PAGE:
Secondly, the above “excluded middle” theory of political economy accrues to the muddled definition of the term “capitalism” itself, now bastardized beyond all recognizability. “Capitalism” involves two concepts, and no more: 1) private ownership of property, or entitlement to benefit; 2) a rule against governmental impairment—proactive or retroactive—of private contracts (e.g. purchase or employment contracts). That’s all. Capitalism doesn’t involve anything more conceptually complex than that, evil oil tycoons and cartoonish swan dives into of troves of riches notwithstanding. And as Akin affirms, the Pope explicitly defends the former aspect of capitalism, holding in Evangelii Gaudium that “private ownership of goods is justified.” Yet, like most conservatives or liberals, he deigns against commenting on the (only slightly) more technical second element, private contracts. But whether he would affirm or deny it, the Catholic Church has long acknowledged the necessity of reasonably unmolested private contracting:

“Let the working man and the employer make free agreements, and in particular let them agree freely as to the wages; nevertheless, there underlies a dictate of natural justice more imperious and ancient than any bargain between man and man, namely, that wages ought not to be insufficient to support a frugal and well-behaved wage-earner.” Rerum Novarum, p. 45: May 15, 1891. 

In short, humans should contract with one another fairly. If they don’t, they violate the Natural Law—but the sacrosanct freedom of contract obtains. Thus, Limbaugh’s concern about the Pope’s fusty attitude toward capitalism is fair, or at least understandable, given the concept’s abiding mis-reputation.

And it’s even more condonable in light of the Pope’s comment that he has known “many Marxists who were good people.” While that may be the plain truth, Marxism remains the most numerically murderous human force since the 1800’s. One doubts whether the Pope would similarly neglect to “feel offended” if he were to be confused with a National Socialist, from whose ranks certainly there emerges at least one “good person,” in the attenuated sense in which he uses the term (a loophole for calling Commies or Nazis good, in my humble opinion).

This cues up my third and final caveat in defense of Limbaugh, which will surely be received by many as a slur. Any understanding of political economy that manages to obviate all central planning remains virtually beyond the European or South American imagination. Now, before dialing the sensitivity police on me, please consider that I lived and studied at a Pontifical University in Europe with the best and brightest priests from all over the Old Continent and South America. Most of these priests with whom I studied considered themselves conservative-ish. And yet their conception of political economy failed in each case to escape the misguided, century-old European paradigm, which “spans” the “vast” continuum between nationalized and internationalized socialism, and no further. Thus, one fears that, in the Pope’s mind, left versus right speciously signifies competing conceptions of the nanny state’s administration of “the nursery,” and nothing more nuanced or libertarianized, like liberty versus the State.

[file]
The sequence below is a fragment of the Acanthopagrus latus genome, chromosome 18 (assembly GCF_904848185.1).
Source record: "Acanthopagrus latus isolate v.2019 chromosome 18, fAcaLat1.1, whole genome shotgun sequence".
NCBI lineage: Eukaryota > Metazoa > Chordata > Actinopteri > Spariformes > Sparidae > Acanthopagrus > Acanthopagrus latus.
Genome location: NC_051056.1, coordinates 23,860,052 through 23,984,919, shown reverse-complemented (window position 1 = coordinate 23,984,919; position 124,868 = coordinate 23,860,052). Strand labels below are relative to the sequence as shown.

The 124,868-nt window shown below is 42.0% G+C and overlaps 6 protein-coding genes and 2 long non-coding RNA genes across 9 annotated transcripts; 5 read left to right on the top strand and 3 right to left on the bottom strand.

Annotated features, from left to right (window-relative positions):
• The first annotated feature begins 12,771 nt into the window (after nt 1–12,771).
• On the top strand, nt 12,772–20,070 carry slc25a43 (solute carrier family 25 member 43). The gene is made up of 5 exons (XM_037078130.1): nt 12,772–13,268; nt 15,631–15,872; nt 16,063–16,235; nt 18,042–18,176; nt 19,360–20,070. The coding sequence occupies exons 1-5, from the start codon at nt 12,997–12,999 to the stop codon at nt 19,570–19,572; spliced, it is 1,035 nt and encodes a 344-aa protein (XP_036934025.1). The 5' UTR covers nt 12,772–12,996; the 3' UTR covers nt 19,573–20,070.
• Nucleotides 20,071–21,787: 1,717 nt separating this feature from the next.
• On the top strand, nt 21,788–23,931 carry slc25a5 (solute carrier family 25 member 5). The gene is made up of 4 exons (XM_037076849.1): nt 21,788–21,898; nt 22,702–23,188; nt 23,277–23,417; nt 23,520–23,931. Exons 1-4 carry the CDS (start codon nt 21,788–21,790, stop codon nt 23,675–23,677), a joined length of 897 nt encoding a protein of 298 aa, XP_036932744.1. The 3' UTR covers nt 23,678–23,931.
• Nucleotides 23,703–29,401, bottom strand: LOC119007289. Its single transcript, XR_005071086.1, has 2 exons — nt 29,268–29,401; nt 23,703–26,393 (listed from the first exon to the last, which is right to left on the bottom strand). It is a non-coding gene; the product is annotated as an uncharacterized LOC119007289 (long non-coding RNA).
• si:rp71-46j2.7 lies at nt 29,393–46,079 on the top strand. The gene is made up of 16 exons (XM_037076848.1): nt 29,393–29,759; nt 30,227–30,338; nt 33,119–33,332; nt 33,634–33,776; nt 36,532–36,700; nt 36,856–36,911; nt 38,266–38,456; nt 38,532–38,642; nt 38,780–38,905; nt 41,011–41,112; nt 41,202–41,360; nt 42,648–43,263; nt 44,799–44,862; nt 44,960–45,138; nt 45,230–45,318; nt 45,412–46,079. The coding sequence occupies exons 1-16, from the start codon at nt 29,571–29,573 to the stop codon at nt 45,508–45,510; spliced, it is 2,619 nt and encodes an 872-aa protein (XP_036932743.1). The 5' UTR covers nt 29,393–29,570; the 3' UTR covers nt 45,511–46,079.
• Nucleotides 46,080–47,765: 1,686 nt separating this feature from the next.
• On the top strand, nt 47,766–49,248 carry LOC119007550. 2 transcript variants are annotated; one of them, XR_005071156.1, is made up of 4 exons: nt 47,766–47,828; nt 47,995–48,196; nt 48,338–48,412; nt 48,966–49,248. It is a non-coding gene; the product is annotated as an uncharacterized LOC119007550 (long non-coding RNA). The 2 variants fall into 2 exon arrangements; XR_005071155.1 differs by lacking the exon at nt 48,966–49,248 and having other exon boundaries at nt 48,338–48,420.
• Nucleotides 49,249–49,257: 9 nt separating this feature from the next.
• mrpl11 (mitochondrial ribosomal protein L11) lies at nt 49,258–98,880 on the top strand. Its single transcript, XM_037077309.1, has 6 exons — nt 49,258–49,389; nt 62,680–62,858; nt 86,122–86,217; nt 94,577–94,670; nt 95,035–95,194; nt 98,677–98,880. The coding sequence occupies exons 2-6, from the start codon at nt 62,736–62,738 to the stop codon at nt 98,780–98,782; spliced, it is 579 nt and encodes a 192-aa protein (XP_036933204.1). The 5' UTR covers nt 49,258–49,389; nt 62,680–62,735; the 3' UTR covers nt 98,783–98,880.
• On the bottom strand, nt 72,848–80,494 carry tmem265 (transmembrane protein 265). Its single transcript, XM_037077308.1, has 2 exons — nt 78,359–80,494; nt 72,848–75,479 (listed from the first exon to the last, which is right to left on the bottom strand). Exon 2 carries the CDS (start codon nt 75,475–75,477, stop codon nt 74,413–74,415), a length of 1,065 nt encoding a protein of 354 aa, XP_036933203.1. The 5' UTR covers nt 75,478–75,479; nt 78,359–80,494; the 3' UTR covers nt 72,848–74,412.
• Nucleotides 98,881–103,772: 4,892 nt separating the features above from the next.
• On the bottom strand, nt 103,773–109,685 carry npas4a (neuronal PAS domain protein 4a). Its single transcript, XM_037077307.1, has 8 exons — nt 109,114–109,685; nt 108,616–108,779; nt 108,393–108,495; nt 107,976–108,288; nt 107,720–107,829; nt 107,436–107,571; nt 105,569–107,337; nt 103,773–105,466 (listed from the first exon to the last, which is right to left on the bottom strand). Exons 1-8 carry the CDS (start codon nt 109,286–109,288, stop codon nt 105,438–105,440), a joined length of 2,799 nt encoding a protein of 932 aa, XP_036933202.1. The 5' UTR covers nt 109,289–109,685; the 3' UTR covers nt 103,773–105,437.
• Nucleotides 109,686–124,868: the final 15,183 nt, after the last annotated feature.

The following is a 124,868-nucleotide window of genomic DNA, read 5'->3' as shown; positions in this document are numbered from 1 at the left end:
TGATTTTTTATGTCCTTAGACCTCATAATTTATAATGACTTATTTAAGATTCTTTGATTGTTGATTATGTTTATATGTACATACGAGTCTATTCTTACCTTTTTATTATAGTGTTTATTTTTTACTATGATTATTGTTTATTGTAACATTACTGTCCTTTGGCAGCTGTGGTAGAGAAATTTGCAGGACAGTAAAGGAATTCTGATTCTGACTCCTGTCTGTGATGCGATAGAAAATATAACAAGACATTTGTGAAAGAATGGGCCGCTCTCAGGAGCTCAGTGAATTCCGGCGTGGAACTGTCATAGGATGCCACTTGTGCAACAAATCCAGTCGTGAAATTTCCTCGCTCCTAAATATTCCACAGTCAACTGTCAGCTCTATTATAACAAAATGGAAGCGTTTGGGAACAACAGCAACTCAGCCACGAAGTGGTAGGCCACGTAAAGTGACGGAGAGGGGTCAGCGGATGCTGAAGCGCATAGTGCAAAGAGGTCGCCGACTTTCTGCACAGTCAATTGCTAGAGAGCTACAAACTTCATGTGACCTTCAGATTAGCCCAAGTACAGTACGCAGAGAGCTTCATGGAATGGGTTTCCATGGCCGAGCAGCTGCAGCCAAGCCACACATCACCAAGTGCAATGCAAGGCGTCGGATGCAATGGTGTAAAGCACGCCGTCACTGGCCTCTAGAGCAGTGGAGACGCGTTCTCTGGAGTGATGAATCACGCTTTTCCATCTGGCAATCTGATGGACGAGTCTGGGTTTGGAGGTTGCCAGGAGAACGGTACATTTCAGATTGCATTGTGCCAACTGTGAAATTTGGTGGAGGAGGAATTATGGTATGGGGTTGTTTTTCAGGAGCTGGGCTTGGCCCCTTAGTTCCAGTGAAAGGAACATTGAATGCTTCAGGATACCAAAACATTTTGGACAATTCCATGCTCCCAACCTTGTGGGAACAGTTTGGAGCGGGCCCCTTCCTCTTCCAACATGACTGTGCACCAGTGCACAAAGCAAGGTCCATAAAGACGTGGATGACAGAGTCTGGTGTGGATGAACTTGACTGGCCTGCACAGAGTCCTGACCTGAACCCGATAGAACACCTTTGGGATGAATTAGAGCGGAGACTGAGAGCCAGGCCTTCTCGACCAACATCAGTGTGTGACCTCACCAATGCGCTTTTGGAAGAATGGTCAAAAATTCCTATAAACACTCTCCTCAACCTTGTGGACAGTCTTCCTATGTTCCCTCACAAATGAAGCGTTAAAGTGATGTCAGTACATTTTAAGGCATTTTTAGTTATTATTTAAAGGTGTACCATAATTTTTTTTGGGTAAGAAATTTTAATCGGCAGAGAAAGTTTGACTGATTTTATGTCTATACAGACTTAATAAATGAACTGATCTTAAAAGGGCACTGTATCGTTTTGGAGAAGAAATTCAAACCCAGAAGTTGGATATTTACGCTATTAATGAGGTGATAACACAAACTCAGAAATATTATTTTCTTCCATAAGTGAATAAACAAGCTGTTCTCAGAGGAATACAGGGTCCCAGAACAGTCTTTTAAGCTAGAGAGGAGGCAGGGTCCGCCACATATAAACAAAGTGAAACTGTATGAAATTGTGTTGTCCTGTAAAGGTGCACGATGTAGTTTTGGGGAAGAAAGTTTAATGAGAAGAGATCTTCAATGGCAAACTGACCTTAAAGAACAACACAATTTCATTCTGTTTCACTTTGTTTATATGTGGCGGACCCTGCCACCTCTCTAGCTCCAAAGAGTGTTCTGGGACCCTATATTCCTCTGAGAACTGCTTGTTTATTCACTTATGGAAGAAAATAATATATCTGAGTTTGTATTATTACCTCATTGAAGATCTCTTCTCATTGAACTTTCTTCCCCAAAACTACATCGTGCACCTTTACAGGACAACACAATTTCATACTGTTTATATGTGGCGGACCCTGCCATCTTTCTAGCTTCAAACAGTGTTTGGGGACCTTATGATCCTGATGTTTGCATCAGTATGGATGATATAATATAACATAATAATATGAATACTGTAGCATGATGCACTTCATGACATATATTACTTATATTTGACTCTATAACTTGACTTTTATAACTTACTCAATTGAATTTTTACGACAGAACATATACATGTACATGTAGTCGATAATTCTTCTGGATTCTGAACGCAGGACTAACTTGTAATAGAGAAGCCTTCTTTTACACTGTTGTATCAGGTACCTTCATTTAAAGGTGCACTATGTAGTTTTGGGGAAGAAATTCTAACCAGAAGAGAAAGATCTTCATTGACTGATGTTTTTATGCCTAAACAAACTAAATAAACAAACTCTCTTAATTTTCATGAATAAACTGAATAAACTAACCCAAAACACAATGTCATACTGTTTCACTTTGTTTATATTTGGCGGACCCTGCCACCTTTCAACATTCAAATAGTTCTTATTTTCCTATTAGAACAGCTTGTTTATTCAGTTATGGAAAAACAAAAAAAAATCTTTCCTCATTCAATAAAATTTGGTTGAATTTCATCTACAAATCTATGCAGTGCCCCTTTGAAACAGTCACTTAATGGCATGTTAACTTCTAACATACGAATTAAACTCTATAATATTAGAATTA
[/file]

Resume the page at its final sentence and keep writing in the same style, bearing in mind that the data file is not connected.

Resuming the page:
Now, a word of caution regarding the above words of caution: these three caveats might easily be mistaken as threatening to swallow my defense (and Akin’s) of the Pope, whole. They do not. It bears repeating: he’s no Marxist.

More importantly still, neither do these defenses run afoul of Catholic social teaching, which (as stated above) firmly condemns the three false corollaries (as it affirms their proper likenesses) of limited government and free enterprise: 1) radical subjectivism or individualism; 2) license; 3) consumerism. Less-than-imaginative conservatives (together with the entire political left) have long presumed wrongly that political and cultural individualism is a bonum in se, that liberty equals license, and that consumerism is synonymous with capitalism.

The Pope rightly criticizes these three predominating elements of contemporary Western culture. Whether Limbaugh likes it or not, the Pontifical critique is probably even justified in designating America (we all know Papal criticisms of “the West” to be of America) the lion’s den: America is standard bearer for free enterprise, after all. One cannot deny it. But one does far better to rename the actual culprits—neither limited government nor capitalism itself—which brought about the devolution of individualism, liberty, and capitalism to their three inverted “pseudo versions.” Done properly, republicanism and its free political economy remain natural and thus, they retain their force for good (or more accurately, their means to control evil proclivities).